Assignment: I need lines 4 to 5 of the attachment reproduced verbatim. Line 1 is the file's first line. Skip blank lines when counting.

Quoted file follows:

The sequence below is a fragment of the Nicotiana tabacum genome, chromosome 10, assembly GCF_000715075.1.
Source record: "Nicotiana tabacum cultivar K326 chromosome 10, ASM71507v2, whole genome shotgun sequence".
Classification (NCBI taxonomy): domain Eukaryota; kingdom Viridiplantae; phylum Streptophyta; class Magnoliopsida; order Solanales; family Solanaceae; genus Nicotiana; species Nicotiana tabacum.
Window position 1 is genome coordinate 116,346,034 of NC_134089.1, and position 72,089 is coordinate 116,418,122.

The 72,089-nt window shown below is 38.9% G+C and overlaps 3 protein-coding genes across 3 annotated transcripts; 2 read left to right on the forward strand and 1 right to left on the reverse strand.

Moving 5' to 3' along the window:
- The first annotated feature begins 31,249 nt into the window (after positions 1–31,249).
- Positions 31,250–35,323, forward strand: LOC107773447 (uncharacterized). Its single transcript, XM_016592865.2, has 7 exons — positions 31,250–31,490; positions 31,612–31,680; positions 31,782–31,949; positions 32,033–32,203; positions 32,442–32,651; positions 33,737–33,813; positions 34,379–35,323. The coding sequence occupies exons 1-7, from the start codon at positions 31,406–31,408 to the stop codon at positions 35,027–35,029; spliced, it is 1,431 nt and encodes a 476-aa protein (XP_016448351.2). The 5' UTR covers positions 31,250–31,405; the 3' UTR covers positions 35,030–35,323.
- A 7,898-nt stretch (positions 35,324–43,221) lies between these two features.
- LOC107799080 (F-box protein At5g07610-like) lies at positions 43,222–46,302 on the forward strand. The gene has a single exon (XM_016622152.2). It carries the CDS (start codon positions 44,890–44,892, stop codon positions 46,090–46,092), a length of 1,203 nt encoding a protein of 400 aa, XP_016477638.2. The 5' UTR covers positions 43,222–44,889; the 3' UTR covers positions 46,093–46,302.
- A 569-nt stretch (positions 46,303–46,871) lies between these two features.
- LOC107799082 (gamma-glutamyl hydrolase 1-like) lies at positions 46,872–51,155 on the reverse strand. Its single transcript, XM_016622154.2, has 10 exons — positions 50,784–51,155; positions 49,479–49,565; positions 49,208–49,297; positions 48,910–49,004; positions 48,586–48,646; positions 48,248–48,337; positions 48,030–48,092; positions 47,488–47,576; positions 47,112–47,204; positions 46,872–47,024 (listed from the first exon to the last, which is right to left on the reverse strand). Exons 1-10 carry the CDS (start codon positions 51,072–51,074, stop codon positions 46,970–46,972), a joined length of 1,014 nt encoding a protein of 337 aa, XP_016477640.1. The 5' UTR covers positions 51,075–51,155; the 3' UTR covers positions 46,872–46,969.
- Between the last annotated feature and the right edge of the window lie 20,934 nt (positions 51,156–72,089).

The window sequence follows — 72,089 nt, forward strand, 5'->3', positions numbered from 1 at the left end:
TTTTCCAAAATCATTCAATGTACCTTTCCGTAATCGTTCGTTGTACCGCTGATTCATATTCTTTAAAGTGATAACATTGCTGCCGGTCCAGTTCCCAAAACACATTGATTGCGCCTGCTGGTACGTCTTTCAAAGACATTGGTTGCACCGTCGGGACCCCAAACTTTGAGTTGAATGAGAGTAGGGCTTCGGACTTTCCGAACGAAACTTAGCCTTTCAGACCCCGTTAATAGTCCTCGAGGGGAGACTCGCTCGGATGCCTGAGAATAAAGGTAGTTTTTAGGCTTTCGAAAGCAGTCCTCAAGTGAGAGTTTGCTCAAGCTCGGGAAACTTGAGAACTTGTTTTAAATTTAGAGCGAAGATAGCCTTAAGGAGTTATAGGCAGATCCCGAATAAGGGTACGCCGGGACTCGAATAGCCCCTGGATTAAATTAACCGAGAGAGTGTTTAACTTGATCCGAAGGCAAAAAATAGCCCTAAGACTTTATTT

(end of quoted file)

Window position 1 is genome coordinate 116,346,034 of NC_134089.1, and position 72,089 is coordinate 116,418,122.

The 72,089-nt window shown below is 38.9% G+C and overlaps 3 protein-coding genes across 3 annotated transcripts; 2 read left to right on the forward strand and 1 right to left on the reverse strand.